SELCO staff along with librarians around the region are reviewing all 36 of the titles up for this year’s Minnesota Book Awards. You can see what they’re saying about each of them on SELCO’s page for these awards.
These reviews are not all posted at once, so come back and take a listen to their thoughts on these home-grown books! (The books with reviews state who the reviewer are under the book cover. Click on the cover to hear the review!)
I was born in 1974. I was happy to search the catalog for this publication year and find a Nancy Drew book in our collection – The Strange Message in the Parchment by Carolyn Keene. I was a bit disappointed in this one.
The story takes place at the sheep farm of one of Nancy’s friends, June. June’s family has a parchment that has a mystery behind it that Nancy is invited to solve. In the process of investigating this mystery, Nancy is attacked by a flock of birds, a ram and an intruder. She also gets to show off her amazing art skills and gets a tour of a slaughterhouse and parchment factory.
I was disappointed at the obvious villain of this story – it is obvious from the first time you meet him that he is behind all the strife and chaos in the book. The Strange Message… seems to be written by a staff writer as quickly as possible in order to cash in on the Nancy Drew craze. It’s plot is much more linear than other Nancy Drew Mysteries I’ve read. It is also bit more political in tone and specifically seems to be pro-vegetarian and anti-labor unions.
Nancy got the bad guys in the end, of course, but I will not be returning to read this book again.
Last week, my 7 year old and I read How to Train Your Dragon by Cressida Cowell together and we enjoyed just about every page! This is the book that inspired the movie franchise of the same name, although the book and the movie do not have a whole lot in common with each other. Instead of being the first to domesticate dragons as in the movies, in the Viking village of the book, boys must catch and train dragons in order to be members of the tribe in their own right. Before the beginning of this story, members of the tribe yelled at their dragons in order to train them and get them to do what they wanted. This is not the way Hiccup Horrendous Haddock III works, as he is puny and not much of a yeller. He has been studying dragons and has learned how to speak their language, Dragonese, the first Viking to do so.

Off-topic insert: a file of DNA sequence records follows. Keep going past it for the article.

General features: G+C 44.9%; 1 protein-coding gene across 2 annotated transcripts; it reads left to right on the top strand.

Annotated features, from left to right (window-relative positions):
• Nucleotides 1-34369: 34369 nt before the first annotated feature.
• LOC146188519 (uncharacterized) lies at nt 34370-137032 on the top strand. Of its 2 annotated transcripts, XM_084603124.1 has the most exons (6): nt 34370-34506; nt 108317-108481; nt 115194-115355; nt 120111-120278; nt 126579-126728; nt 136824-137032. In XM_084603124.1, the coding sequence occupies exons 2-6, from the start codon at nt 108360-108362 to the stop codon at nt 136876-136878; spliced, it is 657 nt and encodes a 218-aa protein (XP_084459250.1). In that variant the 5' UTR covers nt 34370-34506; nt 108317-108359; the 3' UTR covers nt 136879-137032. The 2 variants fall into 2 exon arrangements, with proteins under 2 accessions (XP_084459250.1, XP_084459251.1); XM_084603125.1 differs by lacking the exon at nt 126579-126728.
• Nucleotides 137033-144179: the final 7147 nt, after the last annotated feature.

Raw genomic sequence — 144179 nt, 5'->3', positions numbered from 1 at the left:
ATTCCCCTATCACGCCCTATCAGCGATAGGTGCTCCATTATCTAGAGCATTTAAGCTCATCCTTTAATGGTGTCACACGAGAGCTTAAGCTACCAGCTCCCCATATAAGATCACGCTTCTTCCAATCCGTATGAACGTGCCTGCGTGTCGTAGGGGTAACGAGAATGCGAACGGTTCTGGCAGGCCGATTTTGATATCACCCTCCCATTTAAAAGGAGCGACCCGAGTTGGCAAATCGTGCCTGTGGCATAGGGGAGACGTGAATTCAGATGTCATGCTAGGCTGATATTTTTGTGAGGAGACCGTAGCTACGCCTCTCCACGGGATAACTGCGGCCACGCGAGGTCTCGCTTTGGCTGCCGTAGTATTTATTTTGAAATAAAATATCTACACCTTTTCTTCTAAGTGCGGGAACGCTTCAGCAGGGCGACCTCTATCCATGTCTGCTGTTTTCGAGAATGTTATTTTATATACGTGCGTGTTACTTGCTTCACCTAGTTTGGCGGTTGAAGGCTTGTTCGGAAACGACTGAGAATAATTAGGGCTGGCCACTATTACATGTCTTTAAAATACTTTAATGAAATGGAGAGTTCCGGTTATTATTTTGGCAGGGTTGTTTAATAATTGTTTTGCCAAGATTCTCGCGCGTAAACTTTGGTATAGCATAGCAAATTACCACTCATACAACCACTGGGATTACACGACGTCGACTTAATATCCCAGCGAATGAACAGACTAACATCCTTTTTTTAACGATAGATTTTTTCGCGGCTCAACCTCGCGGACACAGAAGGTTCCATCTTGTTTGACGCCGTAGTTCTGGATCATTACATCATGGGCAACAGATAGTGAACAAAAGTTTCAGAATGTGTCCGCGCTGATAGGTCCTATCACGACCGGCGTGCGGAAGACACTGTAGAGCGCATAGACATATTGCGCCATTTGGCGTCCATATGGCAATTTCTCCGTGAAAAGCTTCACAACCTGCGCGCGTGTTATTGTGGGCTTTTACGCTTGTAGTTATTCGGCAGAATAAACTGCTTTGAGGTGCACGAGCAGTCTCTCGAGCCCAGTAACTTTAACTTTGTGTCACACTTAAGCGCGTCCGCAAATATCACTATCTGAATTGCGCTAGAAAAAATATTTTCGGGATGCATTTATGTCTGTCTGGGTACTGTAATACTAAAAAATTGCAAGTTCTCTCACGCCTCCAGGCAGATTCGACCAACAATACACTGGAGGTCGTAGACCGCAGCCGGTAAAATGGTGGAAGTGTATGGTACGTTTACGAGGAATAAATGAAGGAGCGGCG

Unfortunately, this does not help him much in training the smaller-than-normal dragon he caught and named Toothless. Toothless is stubborn, vain, recalcitrant dragon who won’t listen to Hiccup, at least, not in the beginning of the story. After many false starts, Toothless finally starts listening to Hiccup because Hiccup offers many tasty treats. But as happens in many coming-of-age stories, everything goes wrong during the actual test during the Thors-day Thursday festivities and ALL of the boys are to be exiled from the tribe the next day. Fortunately for them, two GIANT dragons show up on opposite ends of the island and the fates of all the Vikings appear to be in a very bad way. I say fortunately, because Hiccup is the only Viking to have learned Dragonese. He learns a bit about these large brutes and formulates a plan to get rid of them.
I really enjoyed this book. The characters are likable and engaging, the storytelling is a bit whimsical and fun, and there are small ink illustrations peppered through the book that are fun additions to the narrative.
How could I not pick The Barn by Avi for the Rural Setting box for Hot Reads Bingo?
The Barn by Avi is our One Town, One Title selection for 2017. It is the story of a boy who is summoned to return home from school in 1855 when his father suffers from a seizure or stroke. The home farm is not the place that Ben seems to fit in well. He is small and book smart. His older brother and sister are bigger and better suited to the harsh conditions and hard work of pioneer farming.
Ben realizes early on that instead of working the fields he should care for his father who is basically in a vegetative state. The father cannot move on his own, except for small hand twitches and moving his eyes. Ben believes that the only thing that can save his dad is for the three siblings to build the barn his father was planning before his attack. Will it be enough for him to live for?
The characters in this short book all come to life, especially the children’s mother and father. They are both absent characters that live on in their children’s memories. The mother died in the not-too-distant past and the father’s stroke has left him absent as well. The father was a dreamer and ready to joke with his children, especially Ben. The mother, on the other hand, was much more a grounded realist who appeared to be disillusioned by her marriage. Their relationship fascinated me, probably most of all because it was only seen second hand.